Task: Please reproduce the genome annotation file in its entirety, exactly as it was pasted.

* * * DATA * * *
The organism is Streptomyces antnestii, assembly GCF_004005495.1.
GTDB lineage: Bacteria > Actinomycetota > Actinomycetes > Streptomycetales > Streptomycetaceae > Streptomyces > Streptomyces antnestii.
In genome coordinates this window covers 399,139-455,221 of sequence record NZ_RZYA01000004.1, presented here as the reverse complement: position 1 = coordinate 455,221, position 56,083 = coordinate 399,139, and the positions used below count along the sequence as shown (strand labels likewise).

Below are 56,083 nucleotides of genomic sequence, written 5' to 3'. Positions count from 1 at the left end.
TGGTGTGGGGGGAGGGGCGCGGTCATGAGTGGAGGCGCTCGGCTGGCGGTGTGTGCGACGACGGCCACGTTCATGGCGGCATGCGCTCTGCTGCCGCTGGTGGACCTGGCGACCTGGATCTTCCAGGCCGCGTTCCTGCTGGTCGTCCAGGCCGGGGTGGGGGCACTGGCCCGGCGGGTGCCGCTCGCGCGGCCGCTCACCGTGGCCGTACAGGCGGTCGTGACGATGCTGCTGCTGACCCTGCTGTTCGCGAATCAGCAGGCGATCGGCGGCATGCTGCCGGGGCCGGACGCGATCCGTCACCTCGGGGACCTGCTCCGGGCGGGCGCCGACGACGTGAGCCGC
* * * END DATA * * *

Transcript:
The organism is Streptomyces antnestii, assembly GCF_004005495.1.
GTDB lineage: Bacteria > Actinomycetota > Actinomycetes > Streptomycetales > Streptomycetaceae > Streptomyces > Streptomyces antnestii.
In genome coordinates this window covers 399,139-455,221 of sequence record NZ_RZYA01000004.1, presented here as the reverse complement: position 1 = coordinate 455,221, position 56,083 = coordinate 399,139, and the positions used below count along the sequence as shown (strand labels likewise).

Below are 56,083 nucleotides of genomic sequence, written 5' to 3'. Positions count from 1 at the left end.
TGGTGTGGGGGGAGGGGCGCGGTCATGAGTGGAGGCGCTCGGCTGGCGGTGTGTGCGACGACGGCCACGTTCATGGCGGCATGCGCTCTGCTGCCGCTGGTGGACCTGGCGACCTGGATCTTCCAGGCCGCGTTCCTGCTGGTCGTCCAGGCCGGGGTGGGGGCACTGGCCCGGCGGGTGCCGCTCGCGCGGCCGCTCACCGTGGCCGTACAGGCGGTCGTGACGATGCTGCTGCTGACCCTGCTGTTCGCGAATCAGCAGGCGATCGGCGGCATGCTGCCGGGGCCGGACGCGATCCGTCACCTCGGGGACCTGCTCCGGGCGGGCGCCGACGACGTGAGCCGC